# Create new AppResult (the only entity able to store files other than fastq)
cd myNewProject/AppResults
mkdir myNewAppResult
cd myNewAppResult

# Create a file there (or copy one with `cp`)
echo "Hello BaseSpace" > Files/hello.txt

# Mark the container as "Complete"
basemount-cmd mark-as-complete
# (You can now navigate to your BaseSpace account in a browser
#  and check that the file is present in the myNewProject project)



Move to trash and restore from trash

# Mount your BaseSpace account
mkdir BaseSpace
basemount BaseSpace

# Create new project
cd BaseSpace/Projects
mkdir myNewProject

# Move project to the trash
basemount-cmd --path myNewProject move-to-trash

# View project in the trash
ls -ld ../.Trash/myNewProject

# Restore project from the trash
basemount-cmd --path ../.Trash/myNewProject restore-from-trash
ls -ld myNewProject

BaseMount Installation

Installation requires root access. Non-root CentOS users need to be added to the 'fuse' user group by an administrator before being able to run BaseMount.

Quick install

Run the following command:

sudo bash -c "$(curl -L"

This script works on both Ubuntu and CentOS. It adds BaseSpace Sequence Hub package repositories, import public keys to your system and installs BaseMount and its prerequisites.

Manual install


# Add BaseMount repository
echo "# Packages by Illumina BaseSpace" | sudo tee ${FILE}
echo "deb saucy main" | sudo tee -a ${FILE}

# Import BaseSpace Sequence Hub GPG key
curl | sudo apt-key add -

# Refresh db and install BaseMount
sudo apt-get update
sudo apt-get install basemount

# Optional: Refresh bash auto-completion
exec bash


# Add BaseMount repository
echo "# Packages by Illumina BaseSpace" | sudo tee ${FILE}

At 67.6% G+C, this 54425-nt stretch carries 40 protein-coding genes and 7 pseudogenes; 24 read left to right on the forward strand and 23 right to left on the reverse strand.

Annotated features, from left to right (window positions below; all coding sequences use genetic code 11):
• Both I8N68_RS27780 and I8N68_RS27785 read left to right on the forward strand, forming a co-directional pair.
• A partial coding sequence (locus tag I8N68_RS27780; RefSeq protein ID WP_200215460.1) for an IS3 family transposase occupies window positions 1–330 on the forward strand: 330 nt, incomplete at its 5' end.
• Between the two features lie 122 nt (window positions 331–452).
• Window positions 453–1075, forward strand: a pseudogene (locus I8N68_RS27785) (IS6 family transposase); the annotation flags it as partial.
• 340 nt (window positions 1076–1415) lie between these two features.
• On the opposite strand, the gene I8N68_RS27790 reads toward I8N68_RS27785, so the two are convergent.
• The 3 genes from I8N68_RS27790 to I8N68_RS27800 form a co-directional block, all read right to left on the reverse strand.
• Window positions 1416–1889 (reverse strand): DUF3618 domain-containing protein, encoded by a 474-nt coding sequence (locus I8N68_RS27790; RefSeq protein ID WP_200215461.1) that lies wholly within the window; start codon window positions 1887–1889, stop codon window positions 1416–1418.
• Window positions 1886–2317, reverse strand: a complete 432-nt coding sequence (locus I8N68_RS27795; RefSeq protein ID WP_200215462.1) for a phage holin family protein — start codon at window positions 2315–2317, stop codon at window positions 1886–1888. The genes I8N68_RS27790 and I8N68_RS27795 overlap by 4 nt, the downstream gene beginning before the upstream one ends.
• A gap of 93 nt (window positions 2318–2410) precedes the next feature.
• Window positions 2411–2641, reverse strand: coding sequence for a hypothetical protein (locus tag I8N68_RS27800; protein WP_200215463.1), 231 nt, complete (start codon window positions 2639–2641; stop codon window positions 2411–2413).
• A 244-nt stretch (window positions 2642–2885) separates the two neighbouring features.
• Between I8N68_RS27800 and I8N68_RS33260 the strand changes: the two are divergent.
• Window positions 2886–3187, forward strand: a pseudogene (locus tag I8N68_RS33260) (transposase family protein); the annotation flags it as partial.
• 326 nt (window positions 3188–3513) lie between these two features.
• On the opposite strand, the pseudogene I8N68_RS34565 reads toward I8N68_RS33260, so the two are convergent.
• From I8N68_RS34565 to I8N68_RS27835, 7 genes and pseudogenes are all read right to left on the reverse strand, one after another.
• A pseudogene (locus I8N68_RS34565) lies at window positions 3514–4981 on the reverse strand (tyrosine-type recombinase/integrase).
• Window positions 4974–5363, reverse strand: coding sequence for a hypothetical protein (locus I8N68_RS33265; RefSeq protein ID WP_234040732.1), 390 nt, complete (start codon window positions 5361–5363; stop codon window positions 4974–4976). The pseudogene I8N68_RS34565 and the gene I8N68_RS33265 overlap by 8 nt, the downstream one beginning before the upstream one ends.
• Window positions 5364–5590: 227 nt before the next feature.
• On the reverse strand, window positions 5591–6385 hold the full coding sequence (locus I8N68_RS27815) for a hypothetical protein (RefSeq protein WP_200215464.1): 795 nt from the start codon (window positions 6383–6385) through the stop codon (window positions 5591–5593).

echo "[bintraybintray-basespace-BaseMount-RPM]" | sudo tee -a ${FILE}
echo "name=bintray-basespace-BaseMount-RPM" | sudo tee -a ${FILE}
echo "baseurl=" | sudo tee -a ${FILE}
echo "gpgcheck=1" | sudo tee -a ${FILE}
echo "enabled=1" | sudo tee -a ${FILE}

# Import BaseSpace Sequence Hub GPG key
sudo rpm --import

# Install BaseMount
sudo yum install basemount

# Only if the command above fails because of missing bash-completion package, run:
# sudo yum install epel-release

# Check that your intended users have permissions to run fusermount (see FUSE doc)
fusermount --version

# Optional: Refresh bash auto-completion
exec bash


BaseMount can be uninstalled with the following command:

sudo bash -c "$(curl -L"

Minimum Hardware Requirements and System-Level Settings

We have tested the current version of BaseMount Alpha under the following conditions:

Supported Operating Systems:

  • Ubuntu 12, 14 and 15
  • CentOS 6.5 and 7

Minimum Hardware requirements:

  • RAM: 4GB (check your ulimit -v and -m)
  • Disk: 5GB /tmp

Recommended ulimit thresholds:

  • Open files: tested with ulimit -n 1024, should be greater or equal to this value
  • Stack size: tested with ulimit -s 8192, should be lower or equal to this value
  • Max user processes: tested with ulimit -u 16384, should be greater or equal to this value
  • Virtual memory size: tested with ulimit -v unlimited, should be greater or equal to 4GB
  • Max memory size: tested with ulimit -m unlimited, should be greater or equal to 4GB
  • Max locked memory: tested with ulimit -l 64, should be greater or equal to this value

Mounting Your BaseSpace Sequence Hub Account

After a successful installation, you can mount your BaseSpace Sequence Hub account with BaseMount. Basic usage is as follows:

basemount [--config <config name>] <mount-point folder>

where the --config parameter is optional, and useful when a user has multiple BaseSpace Sequence Hub accounts to be mounted.
The config name is used to create a <config name>.cfg file in the ~/.basespace/ directory.
The mount point directory becomes the top level folder in your mounted file tree.


mkdir ~/BaseSpace_Mount
basemount --config user1 ~/BaseSpace_Mount

Special configuration needs


If you are behind a proxy, as BaseMount is sending all HTTPS requests to libcurl, you may need to configure it using the https_proxy environment variable (if this doesn't work, please refer to libcurl's manual).


To run BaseMount inside a docker container, the container must run in privileged mode.